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Cases 67-69: Woman opens her home to family of 6

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100 Neediest

Drawing by Asia Johnson-Brimmage of MICDS.

CASE 67 • Ms. M, 54, recently took in a family of six when she helped her friend escape a violent domestic relationship. Her friend had little more than the clothes on her back, but Ms. M offered her and her five children, ages 11 to 17, a place to stay. All seven people are sharing a two-bedroom apartment, and Ms. M is struggling to keep up with the family’s needs. She could use gifts of food vouchers, clothes and financial assistance for utilities and other household expenses this holiday season.

CASE 68 • Ms. C, 66, has some serious health problems. She recently had her leg amputated and undergoes dialysis three to four days a week. Yet, she has cared for her two nieces, 8 and 10, since they were born. The family would be grateful for any help this holiday season. The girls like riding bikes and other outdoor activities, plus purses, dolls, board games, clothes, electronics and music. Ms. C needs a toilet commode chair for disabled people, gowns and shorts due to her amputation.

CASE 69 • Ms. D’s newborn son has been in intensive care since being born prematurely. The challenging pregnancy was further complicated by the stress of a public housing apartment infested with mice, bugs and mold. Ms. D, 27, has two other children to care for, ages 3 and 11. Home items have been ruined at a time when Ms. D yearns for peace and safety for the new baby.

Case profiles by Erin Heffernan, Jeremy Kohler and Jesse Bogan of the Post-Dispatch.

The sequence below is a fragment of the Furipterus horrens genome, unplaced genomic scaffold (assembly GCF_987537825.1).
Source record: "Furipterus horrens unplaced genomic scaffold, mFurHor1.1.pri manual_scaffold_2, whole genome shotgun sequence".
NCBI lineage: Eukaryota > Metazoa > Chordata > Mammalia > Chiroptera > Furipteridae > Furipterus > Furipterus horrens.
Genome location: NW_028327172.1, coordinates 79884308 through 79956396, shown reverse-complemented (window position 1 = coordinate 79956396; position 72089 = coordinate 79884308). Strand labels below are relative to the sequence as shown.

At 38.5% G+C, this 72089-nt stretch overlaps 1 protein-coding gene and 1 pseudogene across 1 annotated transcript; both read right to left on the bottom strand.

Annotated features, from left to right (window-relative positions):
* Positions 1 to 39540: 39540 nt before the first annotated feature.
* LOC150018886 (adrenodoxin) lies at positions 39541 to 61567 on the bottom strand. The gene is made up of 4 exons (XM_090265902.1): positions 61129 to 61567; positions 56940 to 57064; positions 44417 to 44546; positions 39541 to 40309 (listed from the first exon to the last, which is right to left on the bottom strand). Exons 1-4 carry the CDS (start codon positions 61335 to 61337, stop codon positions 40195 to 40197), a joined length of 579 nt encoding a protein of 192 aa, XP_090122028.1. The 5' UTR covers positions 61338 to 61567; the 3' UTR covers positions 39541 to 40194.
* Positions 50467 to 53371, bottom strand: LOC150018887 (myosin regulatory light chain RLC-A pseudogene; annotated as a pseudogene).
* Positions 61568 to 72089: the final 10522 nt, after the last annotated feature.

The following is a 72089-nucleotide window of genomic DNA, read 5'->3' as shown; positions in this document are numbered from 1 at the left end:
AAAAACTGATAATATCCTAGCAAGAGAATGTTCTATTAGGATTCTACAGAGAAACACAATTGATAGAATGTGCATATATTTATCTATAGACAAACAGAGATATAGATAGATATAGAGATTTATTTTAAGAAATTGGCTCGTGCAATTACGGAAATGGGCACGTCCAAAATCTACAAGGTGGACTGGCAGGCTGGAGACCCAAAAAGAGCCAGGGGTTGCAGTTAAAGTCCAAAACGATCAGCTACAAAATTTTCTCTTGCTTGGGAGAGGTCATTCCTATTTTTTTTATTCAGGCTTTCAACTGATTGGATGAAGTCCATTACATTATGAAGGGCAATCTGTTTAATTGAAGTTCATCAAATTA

To give

The tradition of 100 Neediest Cases campaign dates to 1922, when civic leaders formed the Christmas Bureau. The Post-Dispatch has partnered with the program for more than five decades, renaming it 100 Neediest Cases in 1954.

HOW IT WORKS • Social service agencies, working through the United Way, identify thousands of needy families. Volunteers then select 100 cases to be profiled in the newspaper to raise awareness.

WAYS TO GIVE

ADOPT A CASE • For highest-need cases, the program supplies donors with a list of a family's needs. Donors are asked to meet at least one of the stated needs and provide at least one present for each person in the family. Everything goes directly to the family, through a social worker.

DONATE • Monetary gifts to the 100 Neediest Cases general fund are used to help the more than 4,000 cases, and go directly to the families.

FUNDRAISE • Encourage friends, family and others to join you in helping. Set up a fundraising page for your adopted family or the program overall, and have an even bigger impact.

TO HELP • Call 314-421-6060 from 10 a.m. to 3 p.m. on weekdays, visit 100neediestcases.org, or mail a check payable to "100 Neediest Cases" (no cash) to P.O. Box 955925, St. Louis, Mo. 63195.

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